One of the more recently formed station adoption groups is the Friends of Parson Street Station, a dedicated team of volunteers living close to the station, and who are collectively involved with a number of local community initiatives.  In just a short period of time the group has made great strides. Under a grant from the GWR Customer and Communities Improvement Fund. new planters have been installed at street level and these along with existing platform level planters are tended throughout the seasons to providing a combination of cheerful flowers and some edible produce.  An impressive heritage board has been unveiled, station lighting improved and new signage installed directing passengers to the nearby Ashton Gate stadium.

At the beginning of 2020 the Friends of Parson Street station started working with Monica Wills House, a local residential care home, and Parson Street Primary School on the ‘Secret Gardens’ intergenerational project.  Although the project plan was stalled when lockdown started, they kept a new version going by working individually and from a distance with the residential home, and by finding local foster families for the majority of the plants. This enabled some community grown plants to reach the platform planters.  Sadly, events of 2020 meant they could not bring the generations together as intended, nor involve the community in the planting exercise, however it is hoped this can become a reality in the future.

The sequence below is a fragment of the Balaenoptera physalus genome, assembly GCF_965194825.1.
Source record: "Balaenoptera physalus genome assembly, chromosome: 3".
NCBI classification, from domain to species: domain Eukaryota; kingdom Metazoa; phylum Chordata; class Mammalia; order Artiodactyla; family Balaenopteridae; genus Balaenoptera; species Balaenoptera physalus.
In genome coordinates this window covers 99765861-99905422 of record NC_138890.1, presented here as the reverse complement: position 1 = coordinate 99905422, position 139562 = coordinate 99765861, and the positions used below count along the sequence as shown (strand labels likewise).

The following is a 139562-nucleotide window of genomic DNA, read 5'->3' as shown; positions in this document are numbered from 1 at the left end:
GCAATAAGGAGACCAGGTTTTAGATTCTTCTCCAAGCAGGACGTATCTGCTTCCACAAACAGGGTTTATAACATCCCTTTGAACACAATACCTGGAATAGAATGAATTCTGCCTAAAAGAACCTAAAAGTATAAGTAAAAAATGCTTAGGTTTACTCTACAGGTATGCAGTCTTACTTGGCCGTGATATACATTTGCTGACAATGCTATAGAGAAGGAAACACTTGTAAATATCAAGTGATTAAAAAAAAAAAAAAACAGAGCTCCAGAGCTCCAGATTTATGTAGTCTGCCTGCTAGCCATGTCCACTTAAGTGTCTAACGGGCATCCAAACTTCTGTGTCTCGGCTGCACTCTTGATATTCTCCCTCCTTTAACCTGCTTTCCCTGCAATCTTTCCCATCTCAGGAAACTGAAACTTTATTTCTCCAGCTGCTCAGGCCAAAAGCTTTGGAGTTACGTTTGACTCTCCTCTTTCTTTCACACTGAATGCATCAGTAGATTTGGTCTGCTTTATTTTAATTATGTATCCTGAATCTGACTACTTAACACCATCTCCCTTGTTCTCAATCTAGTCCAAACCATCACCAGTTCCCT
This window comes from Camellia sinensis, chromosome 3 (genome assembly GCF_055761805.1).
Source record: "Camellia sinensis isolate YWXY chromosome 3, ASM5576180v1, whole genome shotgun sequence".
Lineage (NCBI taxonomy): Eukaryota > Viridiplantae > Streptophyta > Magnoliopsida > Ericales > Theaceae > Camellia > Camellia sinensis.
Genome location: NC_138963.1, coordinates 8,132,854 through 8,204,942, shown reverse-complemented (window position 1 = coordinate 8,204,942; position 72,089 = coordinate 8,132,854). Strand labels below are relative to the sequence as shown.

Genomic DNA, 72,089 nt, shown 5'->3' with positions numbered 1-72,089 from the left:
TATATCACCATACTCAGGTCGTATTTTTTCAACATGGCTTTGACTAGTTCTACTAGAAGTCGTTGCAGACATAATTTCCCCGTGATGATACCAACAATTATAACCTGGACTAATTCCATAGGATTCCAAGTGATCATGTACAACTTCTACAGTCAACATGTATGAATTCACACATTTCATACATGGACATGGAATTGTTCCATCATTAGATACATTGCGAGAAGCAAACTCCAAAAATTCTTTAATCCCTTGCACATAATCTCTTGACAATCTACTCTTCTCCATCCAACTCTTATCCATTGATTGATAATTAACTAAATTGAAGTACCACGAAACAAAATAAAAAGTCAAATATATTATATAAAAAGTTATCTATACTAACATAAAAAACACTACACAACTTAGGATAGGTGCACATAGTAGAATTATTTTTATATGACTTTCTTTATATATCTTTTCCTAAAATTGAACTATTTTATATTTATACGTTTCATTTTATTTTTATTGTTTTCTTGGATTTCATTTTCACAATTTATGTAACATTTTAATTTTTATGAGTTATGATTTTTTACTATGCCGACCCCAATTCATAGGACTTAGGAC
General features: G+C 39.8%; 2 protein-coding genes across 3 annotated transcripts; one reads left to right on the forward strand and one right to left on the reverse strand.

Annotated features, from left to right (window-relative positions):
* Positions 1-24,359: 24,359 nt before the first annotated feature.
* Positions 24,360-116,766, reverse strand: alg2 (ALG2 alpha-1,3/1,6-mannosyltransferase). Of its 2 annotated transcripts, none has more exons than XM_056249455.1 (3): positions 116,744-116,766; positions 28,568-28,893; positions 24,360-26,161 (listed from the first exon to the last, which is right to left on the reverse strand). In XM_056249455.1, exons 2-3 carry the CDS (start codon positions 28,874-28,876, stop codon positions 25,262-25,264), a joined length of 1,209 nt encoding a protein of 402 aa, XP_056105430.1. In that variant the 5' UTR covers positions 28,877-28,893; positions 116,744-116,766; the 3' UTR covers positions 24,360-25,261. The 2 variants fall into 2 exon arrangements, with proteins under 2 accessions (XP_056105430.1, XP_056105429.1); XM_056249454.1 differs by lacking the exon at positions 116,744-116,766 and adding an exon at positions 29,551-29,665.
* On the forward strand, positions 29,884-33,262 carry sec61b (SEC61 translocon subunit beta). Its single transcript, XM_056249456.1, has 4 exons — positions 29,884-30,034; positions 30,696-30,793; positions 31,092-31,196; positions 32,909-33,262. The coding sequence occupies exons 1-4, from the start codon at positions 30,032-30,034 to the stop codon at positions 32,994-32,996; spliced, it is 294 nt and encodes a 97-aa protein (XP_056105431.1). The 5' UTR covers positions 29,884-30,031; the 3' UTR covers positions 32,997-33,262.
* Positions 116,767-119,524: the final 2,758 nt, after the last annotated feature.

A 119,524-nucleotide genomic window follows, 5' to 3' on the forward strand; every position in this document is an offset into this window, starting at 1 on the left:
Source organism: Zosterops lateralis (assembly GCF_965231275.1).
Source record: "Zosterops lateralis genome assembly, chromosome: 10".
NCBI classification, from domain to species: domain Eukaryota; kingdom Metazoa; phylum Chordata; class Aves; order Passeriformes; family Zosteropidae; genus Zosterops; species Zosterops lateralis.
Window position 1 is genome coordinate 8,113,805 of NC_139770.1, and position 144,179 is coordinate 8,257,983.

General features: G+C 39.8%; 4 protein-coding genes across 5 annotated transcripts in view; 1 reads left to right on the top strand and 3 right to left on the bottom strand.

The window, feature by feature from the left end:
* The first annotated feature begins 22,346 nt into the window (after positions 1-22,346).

There was cause for celebration when the efforts of the group were rewarded by reaching the shortlist for three categories of the 2020 Community Rail Awards;  the Secret Gardens project in the small projects category, the heritage plaque in the Smaller and Renewable Art Schemes category and achieving Bronze level in the ‘It’s Your Station Award’.

The group shares the aspiration of local rail stakeholders wishing to see the station become fully accessible to all passengers, and would- be consultees in a feasibility study the West of England Combined Authority is currently undertaking into step free access to stations across their area.

In 2006,  Severnside Community Rail Partnership was approached by the Probation Service to establish whether offenders handed a community sentence by the courts might be able to assist with projects to improve and enhance local railway stations.  An innovative partnership between the two organisations was forged, and fifteen years later local stations, and the communities they serve, continue to benefit from the scheme.

Around 1400 hours of are spent at stations each year, making the scheme of great value to both the rail industry and the communities each station serves.  That is a staggering 21,000 hours of unpaid work spent on projects to enhance local stations.

Under a community sentence, offenders of certain crimes  undertake between 40 and 300 hours of Community Payback. This activity is unpaid and should be demanding and designed to give something to local communities, providing  offenders with an opportunity to repay the community for the wrong they have done.   Offenders assigned to station projects are classified as being low risk to the public.